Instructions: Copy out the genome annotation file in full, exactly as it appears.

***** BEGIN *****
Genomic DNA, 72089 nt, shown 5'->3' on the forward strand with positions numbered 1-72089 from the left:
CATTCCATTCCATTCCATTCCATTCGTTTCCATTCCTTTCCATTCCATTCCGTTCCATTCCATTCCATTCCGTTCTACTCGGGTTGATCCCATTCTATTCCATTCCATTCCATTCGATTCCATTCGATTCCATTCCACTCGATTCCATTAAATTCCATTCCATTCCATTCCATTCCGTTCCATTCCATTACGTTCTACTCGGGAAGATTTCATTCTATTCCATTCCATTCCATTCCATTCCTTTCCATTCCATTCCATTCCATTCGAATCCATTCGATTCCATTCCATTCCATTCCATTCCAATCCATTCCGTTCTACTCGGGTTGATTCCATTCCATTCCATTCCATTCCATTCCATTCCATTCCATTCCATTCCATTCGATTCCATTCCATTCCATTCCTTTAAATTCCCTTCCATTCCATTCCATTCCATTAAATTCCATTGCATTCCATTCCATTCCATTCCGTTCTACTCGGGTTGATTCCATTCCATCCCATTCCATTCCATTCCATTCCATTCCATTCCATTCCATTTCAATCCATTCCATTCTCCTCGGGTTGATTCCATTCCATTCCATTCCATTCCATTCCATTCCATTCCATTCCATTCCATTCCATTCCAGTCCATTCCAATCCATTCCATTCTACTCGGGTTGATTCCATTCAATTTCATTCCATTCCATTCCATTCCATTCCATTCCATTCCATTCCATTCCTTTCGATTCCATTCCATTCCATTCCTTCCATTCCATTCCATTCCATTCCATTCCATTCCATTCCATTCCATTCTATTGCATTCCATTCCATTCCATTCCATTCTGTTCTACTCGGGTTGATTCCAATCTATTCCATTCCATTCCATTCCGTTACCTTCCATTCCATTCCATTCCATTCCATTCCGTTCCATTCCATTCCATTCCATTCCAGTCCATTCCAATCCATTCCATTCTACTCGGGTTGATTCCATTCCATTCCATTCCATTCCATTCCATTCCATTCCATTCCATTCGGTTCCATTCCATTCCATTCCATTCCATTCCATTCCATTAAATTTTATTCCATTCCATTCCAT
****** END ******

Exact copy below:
Genomic DNA, 72089 nt, shown 5'->3' on the forward strand with positions numbered 1-72089 from the left:
CATTCCATTCCATTCCATTCCATTCGTTTCCATTCCTTTCCATTCCATTCCGTTCCATTCCATTCCATTCCGTTCTACTCGGGTTGATCCCATTCTATTCCATTCCATTCCATTCGATTCCATTCGATTCCATTCCACTCGATTCCATTAAATTCCATTCCATTCCATTCCATTCCGTTCCATTCCATTACGTTCTACTCGGGAAGATTTCATTCTATTCCATTCCATTCCATTCCATTCCTTTCCATTCCATTCCATTCCATTCGAATCCATTCGATTCCATTCCATTCCATTCCATTCCAATCCATTCCGTTCTACTCGGGTTGATTCCATTCCATTCCATTCCATTCCATTCCATTCCATTCCATTCCATTCCATTCGATTCCATTCCATTCCATTCCTTTAAATTCCCTTCCATTCCATTCCATTCCATTAAATTCCATTGCATTCCATTCCATTCCATTCCGTTCTACTCGGGTTGATTCCATTCCATCCCATTCCATTCCATTCCATTCCATTCCATTCCATTCCATTTCAATCCATTCCATTCTCCTCGGGTTGATTCCATTCCATTCCATTCCATTCCATTCCATTCCATTCCATTCCATTCCATTCCATTCCAGTCCATTCCAATCCATTCCATTCTACTCGGGTTGATTCCATTCAATTTCATTCCATTCCATTCCATTCCATTCCATTCCATTCCATTCCATTCCTTTCGATTCCATTCCATTCCATTCCTTCCATTCCATTCCATTCCATTCCATTCCATTCCATTCCATTCCATTCTATTGCATTCCATTCCATTCCATTCCATTCTGTTCTACTCGGGTTGATTCCAATCTATTCCATTCCATTCCATTCCGTTACCTTCCATTCCATTCCATTCCATTCCATTCCGTTCCATTCCATTCCATTCCATTCCAGTCCATTCCAATCCATTCCATTCTACTCGGGTTGATTCCATTCCATTCCATTCCATTCCATTCCATTCCATTCCATTCCATTCGGTTCCATTCCATTCCATTCCATTCCATTCCATTCCATTAAATTTTATTCCATTCCATTCCAT